. RURAL GERM'AHY.
The Life of Drudgery Which the Ger.
man Peasant Leads.
The Clumsy ami Heavy Tools with
WIricU He Works JEis Farm
Plows or Centura -Old
Amos Kaeg in San Francisco Chronicle.
fne Gerniau peasant's prosperity consists
in getting enough by the hardest kind oi
work to live on and having enough left
over to pay taxes, to give his marriageable
daughters dowry enough to make them
nought after by the neighbors' sons and to
lay up a few dollars a year for possible future
contingencies. If he succeeds iu doing theso
things ha is looked upon as a man of means
and aflhionco in the community. If he does
not succeed hois contented, generally: if not
contented he emigrates to America. Nations
may survive or perish, dynasties may rise or
Jail, but as long as ho is not disturbed and is
left to work his farm and drink his beer, his
(. utire attention and that of his wife, his
sons and his daughters, down to the smallest
toddler who can pull weeds or pick up stones,
is taken up by the few acres he cultivates.
IIAKD WORK AND POOR TOOLS.
His little patch of ground, separated from
1 hat of his neighbor by no fence, is the sceno
of his daily life from sunrise to sunset. Accompanied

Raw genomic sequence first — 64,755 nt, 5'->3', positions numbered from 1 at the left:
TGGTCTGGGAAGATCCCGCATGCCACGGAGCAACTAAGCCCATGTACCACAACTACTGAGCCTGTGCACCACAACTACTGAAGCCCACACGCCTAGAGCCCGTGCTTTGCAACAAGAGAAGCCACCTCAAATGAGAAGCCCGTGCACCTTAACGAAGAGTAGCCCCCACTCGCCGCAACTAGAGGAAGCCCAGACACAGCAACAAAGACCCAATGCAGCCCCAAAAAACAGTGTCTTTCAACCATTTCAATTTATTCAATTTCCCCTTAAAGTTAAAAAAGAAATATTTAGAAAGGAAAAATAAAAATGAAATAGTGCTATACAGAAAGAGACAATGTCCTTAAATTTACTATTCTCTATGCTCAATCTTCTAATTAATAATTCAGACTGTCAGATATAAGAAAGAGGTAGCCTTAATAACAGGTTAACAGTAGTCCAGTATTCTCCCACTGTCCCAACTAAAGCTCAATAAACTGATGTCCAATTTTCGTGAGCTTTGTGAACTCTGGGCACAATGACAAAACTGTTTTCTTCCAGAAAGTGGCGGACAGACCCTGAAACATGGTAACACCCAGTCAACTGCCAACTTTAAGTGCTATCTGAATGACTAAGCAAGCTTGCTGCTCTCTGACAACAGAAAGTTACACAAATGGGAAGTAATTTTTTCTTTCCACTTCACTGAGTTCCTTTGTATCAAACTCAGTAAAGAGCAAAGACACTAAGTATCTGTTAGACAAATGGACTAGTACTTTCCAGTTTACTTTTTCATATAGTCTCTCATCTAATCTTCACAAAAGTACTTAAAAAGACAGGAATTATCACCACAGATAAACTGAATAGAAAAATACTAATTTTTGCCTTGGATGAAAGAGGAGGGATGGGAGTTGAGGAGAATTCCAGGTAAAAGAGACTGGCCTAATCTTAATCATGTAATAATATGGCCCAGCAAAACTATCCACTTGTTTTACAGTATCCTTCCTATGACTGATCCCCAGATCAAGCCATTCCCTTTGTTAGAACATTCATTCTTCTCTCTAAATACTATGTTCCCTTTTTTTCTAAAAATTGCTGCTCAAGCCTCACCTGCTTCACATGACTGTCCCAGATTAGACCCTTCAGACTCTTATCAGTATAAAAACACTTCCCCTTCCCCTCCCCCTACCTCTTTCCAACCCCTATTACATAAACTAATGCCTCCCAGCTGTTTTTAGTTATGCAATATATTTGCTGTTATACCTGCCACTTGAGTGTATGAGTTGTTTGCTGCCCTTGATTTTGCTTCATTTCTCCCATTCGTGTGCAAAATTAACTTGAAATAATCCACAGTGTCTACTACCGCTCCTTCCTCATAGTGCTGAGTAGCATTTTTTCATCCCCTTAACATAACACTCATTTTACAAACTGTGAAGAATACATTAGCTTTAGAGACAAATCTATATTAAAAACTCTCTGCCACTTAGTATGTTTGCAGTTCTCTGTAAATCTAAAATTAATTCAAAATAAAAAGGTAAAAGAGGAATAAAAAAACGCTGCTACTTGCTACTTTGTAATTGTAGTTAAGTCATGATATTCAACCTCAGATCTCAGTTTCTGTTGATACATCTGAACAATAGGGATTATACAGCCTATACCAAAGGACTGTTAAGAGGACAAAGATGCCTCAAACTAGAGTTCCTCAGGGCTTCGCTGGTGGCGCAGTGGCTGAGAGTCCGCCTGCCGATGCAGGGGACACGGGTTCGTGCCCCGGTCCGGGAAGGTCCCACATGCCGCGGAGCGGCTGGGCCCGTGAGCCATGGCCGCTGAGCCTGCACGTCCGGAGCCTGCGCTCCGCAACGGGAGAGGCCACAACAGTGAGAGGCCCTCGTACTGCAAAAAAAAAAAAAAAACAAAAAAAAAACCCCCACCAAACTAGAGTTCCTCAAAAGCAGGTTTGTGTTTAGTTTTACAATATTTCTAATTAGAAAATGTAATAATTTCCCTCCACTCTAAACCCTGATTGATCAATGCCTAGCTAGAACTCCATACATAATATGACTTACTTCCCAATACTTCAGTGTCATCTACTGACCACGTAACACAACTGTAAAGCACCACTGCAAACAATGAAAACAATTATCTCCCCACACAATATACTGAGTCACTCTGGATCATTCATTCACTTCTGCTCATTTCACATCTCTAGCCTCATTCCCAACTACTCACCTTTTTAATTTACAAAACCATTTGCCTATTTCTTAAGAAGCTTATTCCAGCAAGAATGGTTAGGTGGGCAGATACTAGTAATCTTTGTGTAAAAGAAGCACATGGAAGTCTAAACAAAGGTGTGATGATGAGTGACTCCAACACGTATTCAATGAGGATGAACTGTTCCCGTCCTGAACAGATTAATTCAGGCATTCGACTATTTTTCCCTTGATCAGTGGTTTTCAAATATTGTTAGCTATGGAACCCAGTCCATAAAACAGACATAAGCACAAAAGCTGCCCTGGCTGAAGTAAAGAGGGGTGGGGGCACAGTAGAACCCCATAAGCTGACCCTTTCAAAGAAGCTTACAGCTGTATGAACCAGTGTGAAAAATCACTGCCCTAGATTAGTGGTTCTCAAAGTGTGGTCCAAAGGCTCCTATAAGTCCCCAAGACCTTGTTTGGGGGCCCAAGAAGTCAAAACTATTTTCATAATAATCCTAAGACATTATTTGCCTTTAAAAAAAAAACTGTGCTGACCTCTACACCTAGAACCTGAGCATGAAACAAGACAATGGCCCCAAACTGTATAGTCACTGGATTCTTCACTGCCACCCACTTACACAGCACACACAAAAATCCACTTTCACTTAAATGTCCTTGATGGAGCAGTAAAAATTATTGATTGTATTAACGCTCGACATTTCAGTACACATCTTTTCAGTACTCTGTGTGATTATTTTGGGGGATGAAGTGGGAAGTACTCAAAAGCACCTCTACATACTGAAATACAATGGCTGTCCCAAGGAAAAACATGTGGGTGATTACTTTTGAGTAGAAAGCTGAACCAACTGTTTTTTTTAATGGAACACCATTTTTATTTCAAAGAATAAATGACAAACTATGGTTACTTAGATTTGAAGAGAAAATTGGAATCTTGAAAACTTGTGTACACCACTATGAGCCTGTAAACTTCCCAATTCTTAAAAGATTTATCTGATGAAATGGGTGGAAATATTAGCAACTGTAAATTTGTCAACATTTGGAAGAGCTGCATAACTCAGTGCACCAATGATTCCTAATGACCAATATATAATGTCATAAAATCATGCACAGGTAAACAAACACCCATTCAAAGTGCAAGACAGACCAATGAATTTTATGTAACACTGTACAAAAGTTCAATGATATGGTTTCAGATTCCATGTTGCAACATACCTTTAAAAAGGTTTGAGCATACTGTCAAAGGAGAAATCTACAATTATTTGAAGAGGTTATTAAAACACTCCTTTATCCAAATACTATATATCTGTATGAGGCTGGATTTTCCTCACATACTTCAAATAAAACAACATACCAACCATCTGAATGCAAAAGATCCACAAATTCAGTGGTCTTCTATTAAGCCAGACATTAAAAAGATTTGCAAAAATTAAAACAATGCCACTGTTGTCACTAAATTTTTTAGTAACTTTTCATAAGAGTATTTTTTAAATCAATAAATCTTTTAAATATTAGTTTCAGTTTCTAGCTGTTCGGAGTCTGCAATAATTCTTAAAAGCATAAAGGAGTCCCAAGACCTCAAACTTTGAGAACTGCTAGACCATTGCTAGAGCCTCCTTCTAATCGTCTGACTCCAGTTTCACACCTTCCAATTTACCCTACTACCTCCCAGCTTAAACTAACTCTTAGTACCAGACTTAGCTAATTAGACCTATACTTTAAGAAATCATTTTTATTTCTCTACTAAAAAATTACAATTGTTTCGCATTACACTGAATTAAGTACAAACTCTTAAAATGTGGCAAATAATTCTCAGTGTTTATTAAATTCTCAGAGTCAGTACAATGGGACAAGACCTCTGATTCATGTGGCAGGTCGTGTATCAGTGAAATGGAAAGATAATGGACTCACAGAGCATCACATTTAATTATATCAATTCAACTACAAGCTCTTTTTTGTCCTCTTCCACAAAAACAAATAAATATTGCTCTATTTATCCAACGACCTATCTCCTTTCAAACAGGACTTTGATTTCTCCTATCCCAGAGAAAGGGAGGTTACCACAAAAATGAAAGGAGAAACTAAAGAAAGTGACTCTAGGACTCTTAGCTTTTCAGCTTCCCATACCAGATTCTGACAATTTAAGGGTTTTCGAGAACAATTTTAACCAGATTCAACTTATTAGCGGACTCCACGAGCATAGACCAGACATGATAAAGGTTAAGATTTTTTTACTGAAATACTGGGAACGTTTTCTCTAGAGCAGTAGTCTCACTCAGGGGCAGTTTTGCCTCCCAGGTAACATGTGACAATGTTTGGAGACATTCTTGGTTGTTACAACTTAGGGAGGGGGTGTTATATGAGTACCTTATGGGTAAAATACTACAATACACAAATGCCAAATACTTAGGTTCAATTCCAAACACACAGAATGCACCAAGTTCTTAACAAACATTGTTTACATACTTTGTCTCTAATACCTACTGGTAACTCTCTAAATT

by his family ho goes there in
the early morning, works hard all day and
returns to his cheerless home, to repeat ic all
the next day and the day after that. Yetfhe
h ts no one but himself to blame because his
t ork is so hard. He does everything in tho
I'ar lest and most laborious way. Labor-saving
machinery is unknown to him and all
operations are conducted with the most
p imitive implements. The spade, mattock,
M-the, plow and flail are his only tools.
With them heMelves and digs, plows and
harrows, raps and mows, plants- and threshes
and performs all other farm operations.
liven this would not be so bad if his implements
were not so clumsy and heavy. It
- vms to be his idea that everything he has
about him must be durable, and durability